All Bible-believing Christians are expecting the rapture; we all just define that event differently. My post last week, Secret Disservice: Problems with the term ‘Secret Rapture,’ generated some questions I’d like to address.
1) What is the rapture?
The word ‘rapture’ comes from the Latin rapturo, meaning, “I seize, I snatch, or I carry away” which is the Vulgate’s translation of the Greek word harpadzo, meaning “I catch up, I carry away.” As a half-Greek etymology geek I can’t resist mentioning that English sailors sourced their word “harpoon” from the Greek for the implement used to snatch a large fish out the water.
“Harpadzo” or “Rapturo” is rendered “caught up” in 1 Thess 4:16-17 where Paul says,
16 For the Lord himself will descend from heaven with a cry of command, with the voice of an archangel, and with the sound of the trumpet of God. And the dead in Christ will rise first. 17 Then we who are alive, who are left, will be caught up together with them in the clouds to meet the Lord in the air, and so we will always be with the Lord, (ESV).”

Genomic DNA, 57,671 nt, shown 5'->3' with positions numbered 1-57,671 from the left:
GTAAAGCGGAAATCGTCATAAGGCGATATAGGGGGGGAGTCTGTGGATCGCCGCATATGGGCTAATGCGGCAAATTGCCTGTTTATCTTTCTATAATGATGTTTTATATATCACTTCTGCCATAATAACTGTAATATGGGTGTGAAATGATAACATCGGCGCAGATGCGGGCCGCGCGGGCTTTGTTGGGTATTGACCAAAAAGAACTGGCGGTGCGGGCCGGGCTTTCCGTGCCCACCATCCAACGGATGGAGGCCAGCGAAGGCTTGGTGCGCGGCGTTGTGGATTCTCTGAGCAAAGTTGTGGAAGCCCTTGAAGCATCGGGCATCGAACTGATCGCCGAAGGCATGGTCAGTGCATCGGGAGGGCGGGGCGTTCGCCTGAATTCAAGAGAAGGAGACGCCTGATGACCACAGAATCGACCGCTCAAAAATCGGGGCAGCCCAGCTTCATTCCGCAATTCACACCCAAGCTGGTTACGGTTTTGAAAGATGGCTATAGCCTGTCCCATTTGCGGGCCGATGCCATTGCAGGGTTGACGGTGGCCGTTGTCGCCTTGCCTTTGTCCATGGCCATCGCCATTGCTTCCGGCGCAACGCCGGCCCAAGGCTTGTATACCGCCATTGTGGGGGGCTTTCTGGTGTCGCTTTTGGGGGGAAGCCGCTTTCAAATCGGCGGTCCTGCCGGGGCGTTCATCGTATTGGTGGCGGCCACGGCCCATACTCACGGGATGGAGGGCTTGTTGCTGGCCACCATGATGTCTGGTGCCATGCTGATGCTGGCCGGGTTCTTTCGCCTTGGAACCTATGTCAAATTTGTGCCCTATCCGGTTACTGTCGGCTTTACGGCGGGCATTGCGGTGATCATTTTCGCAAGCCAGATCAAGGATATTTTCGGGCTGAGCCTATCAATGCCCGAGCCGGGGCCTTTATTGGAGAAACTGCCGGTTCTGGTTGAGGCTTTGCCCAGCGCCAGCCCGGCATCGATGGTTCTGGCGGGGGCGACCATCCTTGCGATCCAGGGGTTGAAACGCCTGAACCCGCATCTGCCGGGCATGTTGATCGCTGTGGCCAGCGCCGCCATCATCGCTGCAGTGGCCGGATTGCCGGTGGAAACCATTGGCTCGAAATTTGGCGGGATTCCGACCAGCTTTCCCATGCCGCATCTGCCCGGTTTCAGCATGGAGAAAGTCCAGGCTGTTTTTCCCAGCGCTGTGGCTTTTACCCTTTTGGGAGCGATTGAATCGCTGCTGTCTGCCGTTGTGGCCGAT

Also, 1 Cor 15:51-53 refers to the fact that believers will not all die, but will all be changed in the twinkling of an eye.
This is why I could provocatively claim that all Bible believing Christians are expecting a rapture. We all agree that at some point Christians will be snatched up into the clouds to meet Jesus. The vexing question is: “When?!”
Some say, “Any moment now, before God judges the earth for seven years, which precedes the final return of Christ to usher in his 1000 year earthly reign.” (
The correct This writer’s view). Continue Reading…